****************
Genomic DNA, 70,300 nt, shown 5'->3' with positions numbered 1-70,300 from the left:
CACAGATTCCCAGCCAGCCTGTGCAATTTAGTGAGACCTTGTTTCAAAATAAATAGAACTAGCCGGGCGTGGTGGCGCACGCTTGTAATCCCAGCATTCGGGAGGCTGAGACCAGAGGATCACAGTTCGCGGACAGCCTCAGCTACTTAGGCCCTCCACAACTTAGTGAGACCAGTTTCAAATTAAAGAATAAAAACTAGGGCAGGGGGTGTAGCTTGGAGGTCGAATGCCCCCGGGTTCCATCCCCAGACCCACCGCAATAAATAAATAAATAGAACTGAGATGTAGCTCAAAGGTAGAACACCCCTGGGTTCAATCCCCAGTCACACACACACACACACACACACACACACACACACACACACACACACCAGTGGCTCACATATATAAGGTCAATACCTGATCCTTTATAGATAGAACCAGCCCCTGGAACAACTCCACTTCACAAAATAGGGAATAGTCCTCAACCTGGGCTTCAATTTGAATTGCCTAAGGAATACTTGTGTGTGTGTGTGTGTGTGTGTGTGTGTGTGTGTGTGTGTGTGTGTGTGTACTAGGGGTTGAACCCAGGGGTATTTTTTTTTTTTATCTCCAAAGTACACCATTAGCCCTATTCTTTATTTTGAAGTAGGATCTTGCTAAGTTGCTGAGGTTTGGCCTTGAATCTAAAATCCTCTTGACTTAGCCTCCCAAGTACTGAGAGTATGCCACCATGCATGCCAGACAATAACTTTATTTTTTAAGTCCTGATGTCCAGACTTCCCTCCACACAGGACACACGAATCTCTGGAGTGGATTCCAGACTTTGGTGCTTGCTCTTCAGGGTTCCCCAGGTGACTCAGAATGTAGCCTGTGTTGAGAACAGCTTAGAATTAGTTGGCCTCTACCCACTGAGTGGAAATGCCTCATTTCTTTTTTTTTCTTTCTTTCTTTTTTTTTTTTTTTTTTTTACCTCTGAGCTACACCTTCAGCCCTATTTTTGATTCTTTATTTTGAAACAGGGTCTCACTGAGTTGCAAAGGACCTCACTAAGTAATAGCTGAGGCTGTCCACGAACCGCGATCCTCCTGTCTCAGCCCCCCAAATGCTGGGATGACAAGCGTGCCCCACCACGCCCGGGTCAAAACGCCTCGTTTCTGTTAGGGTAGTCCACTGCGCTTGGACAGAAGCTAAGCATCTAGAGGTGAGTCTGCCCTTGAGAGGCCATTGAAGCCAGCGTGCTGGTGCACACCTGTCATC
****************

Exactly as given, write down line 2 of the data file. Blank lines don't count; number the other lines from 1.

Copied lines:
CACAGATTCCCAGCCAGCCTGTGCAATTTAGTGAGACCTTGTTTCAAAATAAATAGAACTAGCCGGGCGTGGTGGCGCACGCTTGTAATCCCAGCATTCGGGAGGCTGAGACCAGAGGATCACAGTTCGCGGACAGCCTCAGCTACTTAGGCCCTCCACAACTTAGTGAGACCAGTTTCAAATTAAAGAATAAAAACTAGGGCAGGGGGTGTAGCTTGGAGGTCGAATGCCCCCGGGTTCCATCCCCAGACCCACCGCAATAAATAAATAAATAGAACTGAGATGTAGCTCAAAGGTAGAACACCCCTGGGTTCAATCCCCAGTCACACACACACACACACACACACACACACACACACACACACACACACCAGTGGCTCACATATATAAGGTCAATACCTGATCCTTTATAGATAGAACCAGCCCCTGGAACAACTCCACTTCACAAAATAGGGAATAGTCCTCAACCTGGGCTTCAATTTGAATTGCCTAAGGAATACTTGTGTGTGTGTGTGTGTGTGTGTGTGTGTGTGTGTGTGTGTGTGTGTGTGTACTAGGGGTTGAACCCAGGGGTATTTTTTTTTTTTATCTCCAAAGTACACCATTAGCCCTATTCTTTATTTTGAAGTAGGATCTTGCTAAGTTGCTGAGGTTTGGCCTTGAATCTAAAATCCTCTTGACTTAGCCTCCCAAGTACTGAGAGTATGCCACCATGCATGCCAGACAATAACTTTATTTTTTAAGTCCTGATGTCCAGACTTCCCTCCACACAGGACACACGAATCTCTGGAGTGGATTCCAGACTTTGGTGCTTGCTCTTCAGGGTTCCCCAGGTGACTCAGAATGTAGCCTGTGTTGAGAACAGCTTAGAATTAGTTGGCCTCTACCCACTGAGTGGAAATGCCTCATTTCTTTTTTTTTCTTTCTTTCTTTTTTTTTTTTTTTTTTTTACCTCTGAGCTACACCTTCAGCCCTATTTTTGATTCTTTATTTTGAAACAGGGTCTCACTGAGTTGCAAAGGACCTCACTAAGTAATAGCTGAGGCTGTCCACGAACCGCGATCCTCCTGTCTCAGCCCCCCAAATGCTGGGATGACAAGCGTGCCCCACCACGCCCGGGTCAAAACGCCTCGTTTCTGTTAGGGTAGTCCACTGCGCTTGGACAGAAGCTAAGCATCTAGAGGTGAGTCTGCCCTTGAGAGGCCATTGAAGCCAGCGTGCTGGTGCACACCTGTCATC